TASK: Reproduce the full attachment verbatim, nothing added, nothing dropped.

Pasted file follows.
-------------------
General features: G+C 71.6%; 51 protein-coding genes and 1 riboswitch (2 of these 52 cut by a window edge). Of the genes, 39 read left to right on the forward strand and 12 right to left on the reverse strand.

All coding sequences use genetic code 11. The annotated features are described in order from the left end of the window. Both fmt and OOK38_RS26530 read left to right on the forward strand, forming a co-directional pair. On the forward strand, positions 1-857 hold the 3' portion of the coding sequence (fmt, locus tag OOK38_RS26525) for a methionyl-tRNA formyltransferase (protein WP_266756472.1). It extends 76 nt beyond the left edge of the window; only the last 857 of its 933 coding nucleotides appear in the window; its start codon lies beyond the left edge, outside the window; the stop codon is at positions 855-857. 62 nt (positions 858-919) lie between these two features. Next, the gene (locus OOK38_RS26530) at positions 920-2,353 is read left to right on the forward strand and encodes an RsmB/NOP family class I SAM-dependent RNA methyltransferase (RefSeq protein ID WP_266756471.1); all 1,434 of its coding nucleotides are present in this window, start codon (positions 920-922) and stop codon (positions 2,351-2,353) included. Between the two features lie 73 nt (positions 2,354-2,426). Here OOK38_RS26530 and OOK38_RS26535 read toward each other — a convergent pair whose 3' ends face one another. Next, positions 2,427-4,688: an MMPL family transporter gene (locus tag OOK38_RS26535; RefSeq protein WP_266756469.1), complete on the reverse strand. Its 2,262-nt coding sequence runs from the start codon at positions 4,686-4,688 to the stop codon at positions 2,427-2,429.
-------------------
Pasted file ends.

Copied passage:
General features: G+C 71.6%; 51 protein-coding genes and 1 riboswitch (2 of these 52 cut by a window edge). Of the genes, 39 read left to right on the forward strand and 12 right to left on the reverse strand.

All coding sequences use genetic code 11. The annotated features are described in order from the left end of the window. Both fmt and OOK38_RS26530 read left to right on the forward strand, forming a co-directional pair. On the forward strand, positions 1-857 hold the 3' portion of the coding sequence (fmt, locus tag OOK38_RS26525) for a methionyl-tRNA formyltransferase (protein WP_266756472.1). It extends 76 nt beyond the left edge of the window; only the last 857 of its 933 coding nucleotides appear in the window; its start codon lies beyond the left edge, outside the window; the stop codon is at positions 855-857. 62 nt (positions 858-919) lie between these two features. Next, the gene (locus OOK38_RS26530) at positions 920-2,353 is read left to right on the forward strand and encodes an RsmB/NOP family class I SAM-dependent RNA methyltransferase (RefSeq protein ID WP_266756471.1); all 1,434 of its coding nucleotides are present in this window, start codon (positions 920-922) and stop codon (positions 2,351-2,353) included. Between the two features lie 73 nt (positions 2,354-2,426). Here OOK38_RS26530 and OOK38_RS26535 read toward each other — a convergent pair whose 3' ends face one another. Next, positions 2,427-4,688: an MMPL family transporter gene (locus tag OOK38_RS26535; RefSeq protein WP_266756469.1), complete on the reverse strand. Its 2,262-nt coding sequence runs from the start codon at positions 4,686-4,688 to the stop codon at positions 2,427-2,429.